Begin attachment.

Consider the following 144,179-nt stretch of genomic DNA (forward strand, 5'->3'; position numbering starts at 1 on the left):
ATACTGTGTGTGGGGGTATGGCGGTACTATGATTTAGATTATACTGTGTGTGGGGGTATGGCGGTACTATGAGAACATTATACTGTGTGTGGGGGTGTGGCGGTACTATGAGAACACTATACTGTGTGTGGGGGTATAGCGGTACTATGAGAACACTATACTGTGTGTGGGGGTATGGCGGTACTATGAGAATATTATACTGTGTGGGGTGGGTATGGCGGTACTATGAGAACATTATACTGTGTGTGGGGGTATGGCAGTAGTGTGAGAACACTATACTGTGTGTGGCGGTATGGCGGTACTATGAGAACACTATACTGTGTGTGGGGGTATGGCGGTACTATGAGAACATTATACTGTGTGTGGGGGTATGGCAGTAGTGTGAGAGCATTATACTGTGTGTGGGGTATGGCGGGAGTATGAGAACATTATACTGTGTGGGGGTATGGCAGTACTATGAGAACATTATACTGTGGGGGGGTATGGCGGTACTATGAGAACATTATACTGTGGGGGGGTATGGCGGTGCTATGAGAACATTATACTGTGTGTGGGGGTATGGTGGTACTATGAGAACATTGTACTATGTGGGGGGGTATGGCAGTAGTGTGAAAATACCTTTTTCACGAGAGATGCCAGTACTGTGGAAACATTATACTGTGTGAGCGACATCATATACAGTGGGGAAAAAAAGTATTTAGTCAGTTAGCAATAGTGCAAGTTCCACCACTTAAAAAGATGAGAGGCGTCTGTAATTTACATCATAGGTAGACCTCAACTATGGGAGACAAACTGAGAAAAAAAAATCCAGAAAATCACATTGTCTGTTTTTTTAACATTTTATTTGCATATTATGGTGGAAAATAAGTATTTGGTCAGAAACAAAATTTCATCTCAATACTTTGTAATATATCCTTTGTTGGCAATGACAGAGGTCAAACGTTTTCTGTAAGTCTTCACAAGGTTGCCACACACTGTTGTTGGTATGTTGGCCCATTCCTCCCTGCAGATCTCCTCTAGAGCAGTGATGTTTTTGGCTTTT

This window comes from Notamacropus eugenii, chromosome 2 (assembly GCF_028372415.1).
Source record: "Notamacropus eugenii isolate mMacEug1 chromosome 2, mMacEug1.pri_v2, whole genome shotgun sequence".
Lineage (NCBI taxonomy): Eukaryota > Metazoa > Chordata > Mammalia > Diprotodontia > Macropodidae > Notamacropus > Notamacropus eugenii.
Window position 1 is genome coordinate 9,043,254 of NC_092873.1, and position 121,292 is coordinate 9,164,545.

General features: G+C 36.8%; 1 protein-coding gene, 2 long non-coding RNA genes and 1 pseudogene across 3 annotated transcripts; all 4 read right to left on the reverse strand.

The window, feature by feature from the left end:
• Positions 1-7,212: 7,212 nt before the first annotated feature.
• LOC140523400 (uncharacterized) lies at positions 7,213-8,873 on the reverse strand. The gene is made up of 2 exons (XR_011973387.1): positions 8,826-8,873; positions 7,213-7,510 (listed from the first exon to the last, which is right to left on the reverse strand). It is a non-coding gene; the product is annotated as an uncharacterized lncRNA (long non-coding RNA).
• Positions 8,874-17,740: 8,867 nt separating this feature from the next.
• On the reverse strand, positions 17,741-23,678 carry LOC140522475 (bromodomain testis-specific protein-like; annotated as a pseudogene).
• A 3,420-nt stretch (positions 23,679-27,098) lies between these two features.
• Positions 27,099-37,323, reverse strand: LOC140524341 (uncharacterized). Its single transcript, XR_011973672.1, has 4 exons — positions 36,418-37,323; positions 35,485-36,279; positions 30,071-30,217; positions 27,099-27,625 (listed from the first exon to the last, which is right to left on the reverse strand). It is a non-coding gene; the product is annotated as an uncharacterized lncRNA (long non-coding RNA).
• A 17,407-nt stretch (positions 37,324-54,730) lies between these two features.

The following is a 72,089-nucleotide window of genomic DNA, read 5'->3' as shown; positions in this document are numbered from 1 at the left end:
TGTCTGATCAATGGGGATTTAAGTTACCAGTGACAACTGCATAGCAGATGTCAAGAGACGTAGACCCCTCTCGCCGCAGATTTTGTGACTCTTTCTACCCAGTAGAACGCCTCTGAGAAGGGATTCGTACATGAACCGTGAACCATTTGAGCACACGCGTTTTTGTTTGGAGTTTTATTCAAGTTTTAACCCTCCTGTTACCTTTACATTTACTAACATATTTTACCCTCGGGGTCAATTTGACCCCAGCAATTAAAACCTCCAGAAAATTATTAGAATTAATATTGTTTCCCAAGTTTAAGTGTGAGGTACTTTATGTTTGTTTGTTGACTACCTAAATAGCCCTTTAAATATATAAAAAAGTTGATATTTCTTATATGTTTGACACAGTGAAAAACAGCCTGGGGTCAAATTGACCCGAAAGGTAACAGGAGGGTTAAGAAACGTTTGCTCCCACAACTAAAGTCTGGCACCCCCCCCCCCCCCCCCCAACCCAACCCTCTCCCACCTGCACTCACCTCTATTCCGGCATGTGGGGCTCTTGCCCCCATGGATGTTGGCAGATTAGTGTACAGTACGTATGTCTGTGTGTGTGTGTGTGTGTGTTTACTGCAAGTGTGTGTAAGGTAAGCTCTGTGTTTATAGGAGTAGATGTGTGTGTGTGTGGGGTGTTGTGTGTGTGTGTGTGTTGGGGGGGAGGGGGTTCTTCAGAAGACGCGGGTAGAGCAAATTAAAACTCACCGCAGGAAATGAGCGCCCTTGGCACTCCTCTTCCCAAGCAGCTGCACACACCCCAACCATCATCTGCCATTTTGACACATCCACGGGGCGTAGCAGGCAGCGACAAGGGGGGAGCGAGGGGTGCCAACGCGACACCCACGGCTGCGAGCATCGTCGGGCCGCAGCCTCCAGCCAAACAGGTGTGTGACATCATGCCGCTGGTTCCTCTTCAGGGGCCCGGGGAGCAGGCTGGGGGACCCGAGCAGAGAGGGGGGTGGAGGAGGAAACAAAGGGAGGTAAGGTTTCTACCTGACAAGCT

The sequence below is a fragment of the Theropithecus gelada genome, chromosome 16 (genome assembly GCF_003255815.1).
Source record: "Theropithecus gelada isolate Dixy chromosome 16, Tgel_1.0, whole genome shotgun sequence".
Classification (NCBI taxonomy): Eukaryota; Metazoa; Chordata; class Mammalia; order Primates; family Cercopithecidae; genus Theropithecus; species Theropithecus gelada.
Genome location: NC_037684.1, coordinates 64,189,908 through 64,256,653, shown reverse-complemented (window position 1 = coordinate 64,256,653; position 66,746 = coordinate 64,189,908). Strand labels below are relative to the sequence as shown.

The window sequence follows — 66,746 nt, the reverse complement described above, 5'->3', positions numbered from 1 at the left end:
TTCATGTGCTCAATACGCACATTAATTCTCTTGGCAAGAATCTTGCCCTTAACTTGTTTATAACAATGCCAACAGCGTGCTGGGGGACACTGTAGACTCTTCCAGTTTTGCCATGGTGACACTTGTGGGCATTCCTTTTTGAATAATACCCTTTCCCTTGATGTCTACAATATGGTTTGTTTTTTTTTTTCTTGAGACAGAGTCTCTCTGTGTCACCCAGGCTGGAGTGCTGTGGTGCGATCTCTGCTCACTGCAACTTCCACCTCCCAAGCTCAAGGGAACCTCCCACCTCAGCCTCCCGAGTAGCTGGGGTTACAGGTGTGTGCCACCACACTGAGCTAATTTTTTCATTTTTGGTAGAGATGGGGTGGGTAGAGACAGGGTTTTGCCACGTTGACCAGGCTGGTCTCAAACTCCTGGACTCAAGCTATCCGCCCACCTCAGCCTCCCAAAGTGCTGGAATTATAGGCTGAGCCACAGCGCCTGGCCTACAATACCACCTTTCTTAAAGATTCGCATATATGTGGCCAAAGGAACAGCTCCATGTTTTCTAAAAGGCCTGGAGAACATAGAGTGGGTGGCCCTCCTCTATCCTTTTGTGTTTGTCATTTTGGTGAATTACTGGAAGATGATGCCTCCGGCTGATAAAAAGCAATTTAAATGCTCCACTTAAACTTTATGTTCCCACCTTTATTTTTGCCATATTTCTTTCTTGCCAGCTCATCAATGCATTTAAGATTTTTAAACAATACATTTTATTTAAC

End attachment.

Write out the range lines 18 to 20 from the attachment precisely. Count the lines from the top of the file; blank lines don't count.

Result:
The sequence below is a fragment of the Theropithecus gelada genome, chromosome 16 (genome assembly GCF_003255815.1).
Source record: "Theropithecus gelada isolate Dixy chromosome 16, Tgel_1.0, whole genome shotgun sequence".
Classification (NCBI taxonomy): Eukaryota; Metazoa; Chordata; class Mammalia; order Primates; family Cercopithecidae; genus Theropithecus; species Theropithecus gelada.